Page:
Mark has a passion for landscape and classic creative aviation photography as well as providing large scale commercial installations of his fine art photographic murals and print works throughout California.
He has over 25 years of professional fine art and photographic experience.
He works with both small and large corporate businesses in helping them project a powerful impact through his images. Mark offers photographic workshops in various U.S. and International locations.
Mark is an expert and personable instructor, expedition leader & award winning, visionary photographer.
He is also a photography educator with the "Manfrotto School of Excellence" online educational network.
"This is gorgeous work!", says Christopher Robinson, editor of Outdoor Photographer Magazine.
Latest posts by Mark Jansen (see all)
- Landscape photography doesn’t stop just because things get wet and the temperatures drop. Be prepared! - December 18, 2016
- Yosemite Valley and Iceland: Lands of Great Light! - November 14, 2016
- Big Sur: The Lost Modern Frontier - October 21, 2016
When I approach an iconic landscape photographic location on our photography expeditions these days, I often see other photographers jockeying for position. Some have traveled great distances and most certainly planned for a particular composition. They might have seen it published, and have hopes of repeating it and putting their own twist on it but it is hard to find meaning in photography that way.
Replicating iconic photographs has always been a great way to learn. There comes a time, when one wants to move beyond copying another artist and express their own photographic vision and find their own formula. Most certainly, the original photographers of these iconic spots had some pre-visualization going on, or a compositional formula that they would employ on arrival to a location.
Finding consistency & style
Trying to move beyond lessons of iconic shot reproduction and creating one’s own formula is the key to consistency and developing a photographic style. This is always something we stress during our photography workshops. Finding this is a journey of experimentation, with no right or wrong method. But once achieved, a consistent body of work begins to rise to the surface.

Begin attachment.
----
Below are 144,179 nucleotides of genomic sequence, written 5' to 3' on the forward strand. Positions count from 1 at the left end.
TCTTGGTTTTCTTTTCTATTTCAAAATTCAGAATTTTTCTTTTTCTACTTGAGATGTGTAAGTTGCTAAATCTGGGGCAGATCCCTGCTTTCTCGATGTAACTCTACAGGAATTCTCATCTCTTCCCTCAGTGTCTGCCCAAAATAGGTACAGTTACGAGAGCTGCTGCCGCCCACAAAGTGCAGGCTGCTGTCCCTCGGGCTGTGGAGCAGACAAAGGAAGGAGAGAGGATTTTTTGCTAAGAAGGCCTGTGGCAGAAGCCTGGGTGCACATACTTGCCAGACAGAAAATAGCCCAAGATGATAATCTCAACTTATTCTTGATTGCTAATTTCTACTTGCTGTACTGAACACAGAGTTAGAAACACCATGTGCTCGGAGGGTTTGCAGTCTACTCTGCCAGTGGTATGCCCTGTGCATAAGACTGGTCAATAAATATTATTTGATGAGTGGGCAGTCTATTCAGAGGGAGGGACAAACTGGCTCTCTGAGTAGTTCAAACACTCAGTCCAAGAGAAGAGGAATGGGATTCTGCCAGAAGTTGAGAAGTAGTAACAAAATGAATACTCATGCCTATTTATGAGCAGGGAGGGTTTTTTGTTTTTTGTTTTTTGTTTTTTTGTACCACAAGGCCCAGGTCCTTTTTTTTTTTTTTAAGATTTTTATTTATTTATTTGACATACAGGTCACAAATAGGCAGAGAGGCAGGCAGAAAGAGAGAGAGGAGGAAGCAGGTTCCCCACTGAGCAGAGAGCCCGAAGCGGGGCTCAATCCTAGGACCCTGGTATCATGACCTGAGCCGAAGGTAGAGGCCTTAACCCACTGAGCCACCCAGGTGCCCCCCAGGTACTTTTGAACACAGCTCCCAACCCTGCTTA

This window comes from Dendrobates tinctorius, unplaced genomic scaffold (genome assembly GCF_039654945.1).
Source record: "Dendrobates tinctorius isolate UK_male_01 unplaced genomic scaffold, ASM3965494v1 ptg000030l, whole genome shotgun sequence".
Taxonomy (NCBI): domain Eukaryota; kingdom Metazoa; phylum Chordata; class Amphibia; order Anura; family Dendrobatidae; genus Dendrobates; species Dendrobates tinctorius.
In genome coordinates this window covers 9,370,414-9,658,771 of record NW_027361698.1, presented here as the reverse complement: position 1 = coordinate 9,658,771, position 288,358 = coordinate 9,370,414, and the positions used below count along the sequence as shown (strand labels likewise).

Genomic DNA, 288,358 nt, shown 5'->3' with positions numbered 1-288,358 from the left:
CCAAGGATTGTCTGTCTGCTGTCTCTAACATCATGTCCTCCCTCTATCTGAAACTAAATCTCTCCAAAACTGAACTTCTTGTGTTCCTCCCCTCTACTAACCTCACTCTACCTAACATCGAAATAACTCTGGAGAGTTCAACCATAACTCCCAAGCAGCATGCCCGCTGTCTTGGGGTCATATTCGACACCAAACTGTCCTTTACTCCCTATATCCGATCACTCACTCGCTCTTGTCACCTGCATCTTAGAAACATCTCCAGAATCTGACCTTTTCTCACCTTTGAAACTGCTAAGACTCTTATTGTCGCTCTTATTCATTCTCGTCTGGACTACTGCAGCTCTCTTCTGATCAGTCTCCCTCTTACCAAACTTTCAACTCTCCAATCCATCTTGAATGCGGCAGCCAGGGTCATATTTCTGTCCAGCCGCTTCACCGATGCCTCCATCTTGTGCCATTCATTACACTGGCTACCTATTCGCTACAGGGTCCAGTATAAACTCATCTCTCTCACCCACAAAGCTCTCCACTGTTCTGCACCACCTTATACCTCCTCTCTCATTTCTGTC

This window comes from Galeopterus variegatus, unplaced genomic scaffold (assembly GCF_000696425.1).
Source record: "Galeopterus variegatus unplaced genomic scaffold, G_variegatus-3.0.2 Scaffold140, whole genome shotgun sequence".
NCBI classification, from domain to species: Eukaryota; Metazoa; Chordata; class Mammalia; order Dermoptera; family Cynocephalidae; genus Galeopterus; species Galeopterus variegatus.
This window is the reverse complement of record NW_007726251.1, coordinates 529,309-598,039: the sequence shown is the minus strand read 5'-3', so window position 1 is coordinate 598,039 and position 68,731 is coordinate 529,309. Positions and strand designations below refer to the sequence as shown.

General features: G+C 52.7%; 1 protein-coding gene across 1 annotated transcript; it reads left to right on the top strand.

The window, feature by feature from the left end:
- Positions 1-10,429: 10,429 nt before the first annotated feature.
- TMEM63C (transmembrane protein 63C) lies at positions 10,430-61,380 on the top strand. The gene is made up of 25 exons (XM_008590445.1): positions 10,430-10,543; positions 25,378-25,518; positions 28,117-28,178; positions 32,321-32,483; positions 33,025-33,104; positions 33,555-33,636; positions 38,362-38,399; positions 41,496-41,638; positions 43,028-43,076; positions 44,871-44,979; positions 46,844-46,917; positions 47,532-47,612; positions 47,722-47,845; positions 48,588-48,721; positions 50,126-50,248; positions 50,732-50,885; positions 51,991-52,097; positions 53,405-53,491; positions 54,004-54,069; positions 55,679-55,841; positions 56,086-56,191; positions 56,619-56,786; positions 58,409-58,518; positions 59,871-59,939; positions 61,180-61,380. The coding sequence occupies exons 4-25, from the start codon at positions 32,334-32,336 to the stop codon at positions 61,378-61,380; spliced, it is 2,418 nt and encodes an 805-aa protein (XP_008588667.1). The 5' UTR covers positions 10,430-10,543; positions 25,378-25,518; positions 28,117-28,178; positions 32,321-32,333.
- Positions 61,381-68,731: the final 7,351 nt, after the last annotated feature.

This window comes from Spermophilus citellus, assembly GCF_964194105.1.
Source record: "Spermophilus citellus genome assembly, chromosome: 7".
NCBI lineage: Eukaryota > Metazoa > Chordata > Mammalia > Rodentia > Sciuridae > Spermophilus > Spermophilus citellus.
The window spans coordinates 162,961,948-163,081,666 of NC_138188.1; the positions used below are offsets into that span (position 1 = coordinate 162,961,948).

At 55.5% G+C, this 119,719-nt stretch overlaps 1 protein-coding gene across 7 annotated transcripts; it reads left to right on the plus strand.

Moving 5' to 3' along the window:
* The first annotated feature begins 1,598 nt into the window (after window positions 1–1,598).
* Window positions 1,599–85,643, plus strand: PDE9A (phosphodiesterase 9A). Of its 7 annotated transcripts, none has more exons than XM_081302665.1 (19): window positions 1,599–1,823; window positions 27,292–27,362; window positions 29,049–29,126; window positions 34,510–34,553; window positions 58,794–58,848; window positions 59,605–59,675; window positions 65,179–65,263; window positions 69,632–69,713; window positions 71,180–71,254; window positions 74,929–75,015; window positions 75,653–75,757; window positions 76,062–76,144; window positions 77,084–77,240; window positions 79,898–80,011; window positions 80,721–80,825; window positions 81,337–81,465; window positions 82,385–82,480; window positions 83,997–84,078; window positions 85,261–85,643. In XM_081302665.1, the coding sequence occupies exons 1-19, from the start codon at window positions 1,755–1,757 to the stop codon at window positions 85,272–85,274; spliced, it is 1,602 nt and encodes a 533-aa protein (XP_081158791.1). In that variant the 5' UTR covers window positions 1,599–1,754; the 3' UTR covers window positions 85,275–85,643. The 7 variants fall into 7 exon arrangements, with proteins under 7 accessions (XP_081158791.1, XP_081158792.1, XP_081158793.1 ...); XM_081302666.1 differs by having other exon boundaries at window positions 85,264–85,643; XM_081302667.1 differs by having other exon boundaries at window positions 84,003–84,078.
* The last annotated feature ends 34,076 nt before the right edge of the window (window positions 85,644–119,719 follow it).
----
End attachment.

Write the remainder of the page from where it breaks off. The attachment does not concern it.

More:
Regardless of what you’re trying to achieve in your photographs, story is key. Examples of story can be found everywhere in many photographs and fine art paintings. You might recall a time when you paid a visit to an art gallery. Perhaps you spent some time lingering and exploring deeply into a painting. This painting, no doubt had a strong story. You explored each corner with high interest, and perhaps it transported you to another place altogether, and you were truly engaged.
Bringing story into your photography is key, and is always a challenge. While the photographer has the job of seeking structural elements in real time, fine art painters can pull them from their imagination, or alter what they see before them. Both must work within the confines of their canvas, or frame.
Being acutely aware of the environment is the key to successful photographs.
Whether you’re a landscape or street photographer, observation is what its all about. Inserting a story into the optimum situation is critical. I’ve often found, when exploring a new unknown environment, I tend to become hyper aware, much like what a child would experience, with no preconceived notions on what to seek or expect. I’ll have nothing but my own formula to apply as I seek the elements I need to create.
Whether it’s an Eastern Sierra photography workshop or a San Franciso Street Photography workshop, I seek to insert myself into locations rich in natural or man made textures, and diverse human elements help provide me strong imagery to create the stories I like to tell with my photography.
I often return to these locations many times over the years, seeking deeper layers each time. In all situations, I explore not only the obvious main character, but the supporting casts of near foreground, middle-ground, and backgrounds as well. I will use the same tools on the streets. Often inserting humanity in them, or perhaps seek an interesting person and engaging with them for a street portrait.
If you’re trying to find a good story and meaning in photography, build on these steps as mentioned above. Find a good formula that works for you with consistency.
If you need help finding that voice, Jansen Photo Expeditions offers private and group photography workshops to help you create that vision.
All the best, Mark Jansen